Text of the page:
Last week, a report was circulating about EOS that slammed the ecosystem saying it was not even a true blockchain. There are other people in the blockchain world who would agree with at least some of the statements from the report.
According to Whiteblock, the “world’s first blockchain testing company,” EOS may claim to be blockchain but it is really something else. More specifically, EOS is a “distributed homogeneous database management system.”
Whiteblock hammers EOS further calling it just a cloud service. Ouch.
“EOS token and RAM market is essentially a cloud service where the network provides promises for computational resources in a blackbox for users to access via credits. There is no mechanism for accountability due to the lack of transparency on what Block producers are able to create in terms of computational power. EOS throughput is significantly lower than EOS initially claimed in marketing materials. EOS suffers from consensus failures and lacks Byzantine Fault Tolerance.”
So is EOS an overhyped crypto-poseur?
Simon Manka, IOST‘s head of growth, says EOS is way too centralized to claim decentralized status:
“In global economics, the Gini coefficient is used to measure the distribution of wealth in a nation, and more specifically identifies inequality. Any number above 60 shows too much concentration of wealth. Applied to the EOS model, the score is 97 out of 100, which indicates incredibly heavy centralization, says Manka.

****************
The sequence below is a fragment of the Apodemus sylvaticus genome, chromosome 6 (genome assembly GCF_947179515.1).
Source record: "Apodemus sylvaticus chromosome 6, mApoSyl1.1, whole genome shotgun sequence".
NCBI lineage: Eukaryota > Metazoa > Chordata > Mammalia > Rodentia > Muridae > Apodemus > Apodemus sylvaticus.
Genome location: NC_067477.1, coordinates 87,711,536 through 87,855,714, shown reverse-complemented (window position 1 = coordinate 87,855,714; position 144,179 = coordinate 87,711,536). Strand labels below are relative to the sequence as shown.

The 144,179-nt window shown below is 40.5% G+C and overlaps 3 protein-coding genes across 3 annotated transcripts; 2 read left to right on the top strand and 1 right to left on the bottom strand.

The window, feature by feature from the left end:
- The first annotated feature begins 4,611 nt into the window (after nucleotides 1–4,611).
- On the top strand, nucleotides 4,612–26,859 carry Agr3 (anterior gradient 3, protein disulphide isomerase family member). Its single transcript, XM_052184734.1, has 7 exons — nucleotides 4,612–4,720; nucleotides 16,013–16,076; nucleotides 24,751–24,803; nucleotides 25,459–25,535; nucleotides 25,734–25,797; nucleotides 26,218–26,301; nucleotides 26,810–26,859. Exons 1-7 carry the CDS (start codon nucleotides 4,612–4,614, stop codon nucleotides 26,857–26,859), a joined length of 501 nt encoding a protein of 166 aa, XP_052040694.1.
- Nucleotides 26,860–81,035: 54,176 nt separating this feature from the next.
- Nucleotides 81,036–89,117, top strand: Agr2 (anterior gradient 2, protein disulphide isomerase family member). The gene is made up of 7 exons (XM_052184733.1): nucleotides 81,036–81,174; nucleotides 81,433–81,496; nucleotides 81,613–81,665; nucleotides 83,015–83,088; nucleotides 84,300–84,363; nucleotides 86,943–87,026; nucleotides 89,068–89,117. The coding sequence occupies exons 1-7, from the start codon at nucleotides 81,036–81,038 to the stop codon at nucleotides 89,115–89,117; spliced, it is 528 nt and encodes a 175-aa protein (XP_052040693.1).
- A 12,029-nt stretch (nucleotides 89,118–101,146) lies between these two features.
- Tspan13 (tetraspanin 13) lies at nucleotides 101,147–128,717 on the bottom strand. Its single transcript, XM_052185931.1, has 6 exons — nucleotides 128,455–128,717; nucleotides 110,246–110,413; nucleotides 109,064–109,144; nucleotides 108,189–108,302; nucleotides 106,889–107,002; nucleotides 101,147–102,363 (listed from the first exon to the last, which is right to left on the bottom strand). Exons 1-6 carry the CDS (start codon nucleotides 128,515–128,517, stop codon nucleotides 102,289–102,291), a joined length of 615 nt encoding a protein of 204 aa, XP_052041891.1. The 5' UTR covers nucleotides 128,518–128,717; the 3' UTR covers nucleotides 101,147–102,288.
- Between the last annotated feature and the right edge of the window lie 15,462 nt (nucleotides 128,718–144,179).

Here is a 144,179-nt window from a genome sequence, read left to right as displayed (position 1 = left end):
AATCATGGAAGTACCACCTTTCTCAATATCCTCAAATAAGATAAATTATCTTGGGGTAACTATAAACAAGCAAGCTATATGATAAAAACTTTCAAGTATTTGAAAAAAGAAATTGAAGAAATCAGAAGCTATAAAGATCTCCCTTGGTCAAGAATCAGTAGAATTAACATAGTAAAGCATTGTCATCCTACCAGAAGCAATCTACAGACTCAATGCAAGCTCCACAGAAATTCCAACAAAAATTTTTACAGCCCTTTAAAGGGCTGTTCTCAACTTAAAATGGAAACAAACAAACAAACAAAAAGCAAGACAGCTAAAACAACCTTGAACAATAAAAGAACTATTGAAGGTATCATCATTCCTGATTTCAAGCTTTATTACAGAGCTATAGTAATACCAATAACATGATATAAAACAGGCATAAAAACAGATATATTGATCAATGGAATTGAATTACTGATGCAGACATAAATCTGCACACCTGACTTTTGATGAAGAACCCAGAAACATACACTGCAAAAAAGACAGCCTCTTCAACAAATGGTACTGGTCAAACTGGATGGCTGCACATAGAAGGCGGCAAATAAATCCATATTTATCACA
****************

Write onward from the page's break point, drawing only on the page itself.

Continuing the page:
He adds that EOS uses a delegated PoS (Proof-of-Stake) consensus mechanism that by its very nature has some serious centralization issues.
More Like a Traditional Bank …
Those who process transactions are selected by EOS, which makes the system inherently centralized. With 21 validators who hold the majority of the power, they act like the top global banks, who are the centralized authority for financial transactions, explains Minka.
“EOS doesn’t have a reputation layer to gauge whether or not a user has been a good actor and helps to ensure that authority is equally distributed.”
Of course, IOST wants to be the one blockchain to top them all as an EOS competitor.
“Our goal is to create the world’s fastest blockchain infrastructure that meets the scalability and security needs of a decentralized economy We aren’t going to just release the code, then walk away. We’re giving developers the support they need to build on our protocol and make it truly sustainable.”
Whether or not EOS is just a cloud service masquerading as blockchain may mean little since the company is sitting on around $4 billion raised in their initial coin offering. That type of money can take them far.
Update: It has been pointed out that EOS competitor ConSensy paid for at least a portion of the report. Definitely, something that should have been disclosed up front and, by burying this fact, undermines the credibility of Whiteblock. So much for any shared mission of decentralizing the world and blockchain camaraderie – not to mention transparency and immutability.
Note that I specifically said that the “massive conflict” wasn’t disclosed until paragraph 38. Most casual readers would have no idea that “commissioned by ConsenSys” means “paid for by EOS’ chief direct competitor”
— Mike Dudas (@mdudas) November 3, 2018